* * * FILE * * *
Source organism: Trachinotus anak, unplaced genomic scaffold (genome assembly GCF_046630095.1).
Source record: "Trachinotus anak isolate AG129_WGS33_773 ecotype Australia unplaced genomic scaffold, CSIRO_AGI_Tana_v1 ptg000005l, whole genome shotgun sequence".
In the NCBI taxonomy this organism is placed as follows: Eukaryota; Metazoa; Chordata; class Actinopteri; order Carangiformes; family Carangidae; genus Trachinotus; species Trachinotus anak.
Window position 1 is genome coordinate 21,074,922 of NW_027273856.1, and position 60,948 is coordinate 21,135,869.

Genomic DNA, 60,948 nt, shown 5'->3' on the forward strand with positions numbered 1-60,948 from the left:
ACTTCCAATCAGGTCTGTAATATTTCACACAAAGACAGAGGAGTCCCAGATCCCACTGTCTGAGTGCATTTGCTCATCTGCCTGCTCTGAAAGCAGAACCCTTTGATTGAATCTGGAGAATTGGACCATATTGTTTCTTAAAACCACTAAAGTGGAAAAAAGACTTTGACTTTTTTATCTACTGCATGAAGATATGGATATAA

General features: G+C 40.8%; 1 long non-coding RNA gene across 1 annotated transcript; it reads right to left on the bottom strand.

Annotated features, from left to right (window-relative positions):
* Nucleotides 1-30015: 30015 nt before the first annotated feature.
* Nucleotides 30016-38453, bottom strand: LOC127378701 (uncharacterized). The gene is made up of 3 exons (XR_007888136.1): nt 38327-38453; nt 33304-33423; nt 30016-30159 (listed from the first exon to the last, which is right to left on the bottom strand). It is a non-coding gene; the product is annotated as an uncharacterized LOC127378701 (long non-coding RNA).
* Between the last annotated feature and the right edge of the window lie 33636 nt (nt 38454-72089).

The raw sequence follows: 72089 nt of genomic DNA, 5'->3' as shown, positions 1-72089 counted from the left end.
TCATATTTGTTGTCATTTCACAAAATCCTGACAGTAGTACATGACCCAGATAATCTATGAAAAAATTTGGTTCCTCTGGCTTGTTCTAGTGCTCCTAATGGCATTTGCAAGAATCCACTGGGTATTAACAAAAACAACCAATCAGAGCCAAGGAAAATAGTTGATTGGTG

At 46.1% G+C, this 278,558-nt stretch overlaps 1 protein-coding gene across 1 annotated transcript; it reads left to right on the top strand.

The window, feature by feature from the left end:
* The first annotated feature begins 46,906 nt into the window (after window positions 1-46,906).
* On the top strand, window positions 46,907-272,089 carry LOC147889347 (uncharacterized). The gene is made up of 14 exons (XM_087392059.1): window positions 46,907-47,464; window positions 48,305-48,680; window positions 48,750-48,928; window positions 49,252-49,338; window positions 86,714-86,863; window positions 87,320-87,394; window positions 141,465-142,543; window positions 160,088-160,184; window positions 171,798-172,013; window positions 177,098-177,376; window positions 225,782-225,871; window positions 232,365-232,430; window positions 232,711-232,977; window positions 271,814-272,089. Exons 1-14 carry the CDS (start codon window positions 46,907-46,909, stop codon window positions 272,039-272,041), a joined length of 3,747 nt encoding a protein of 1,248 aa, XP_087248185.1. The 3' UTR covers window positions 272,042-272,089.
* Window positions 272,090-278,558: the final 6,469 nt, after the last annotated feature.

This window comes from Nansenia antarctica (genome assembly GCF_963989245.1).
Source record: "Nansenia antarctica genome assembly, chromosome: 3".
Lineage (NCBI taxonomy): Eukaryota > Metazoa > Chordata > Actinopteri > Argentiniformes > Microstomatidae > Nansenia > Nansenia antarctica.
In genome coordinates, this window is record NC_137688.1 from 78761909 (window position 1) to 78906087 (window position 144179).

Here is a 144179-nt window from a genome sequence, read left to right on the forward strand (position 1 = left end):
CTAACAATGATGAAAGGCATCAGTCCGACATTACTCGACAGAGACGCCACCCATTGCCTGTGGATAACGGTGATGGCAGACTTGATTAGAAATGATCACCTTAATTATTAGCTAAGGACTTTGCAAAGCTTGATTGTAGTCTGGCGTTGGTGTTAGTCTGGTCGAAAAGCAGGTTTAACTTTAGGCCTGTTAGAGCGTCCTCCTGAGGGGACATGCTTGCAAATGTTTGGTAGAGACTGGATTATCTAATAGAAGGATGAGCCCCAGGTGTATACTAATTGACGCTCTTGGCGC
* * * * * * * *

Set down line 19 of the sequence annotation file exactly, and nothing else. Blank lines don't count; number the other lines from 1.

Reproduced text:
This window comes from Nansenia antarctica (genome assembly GCF_963989245.1).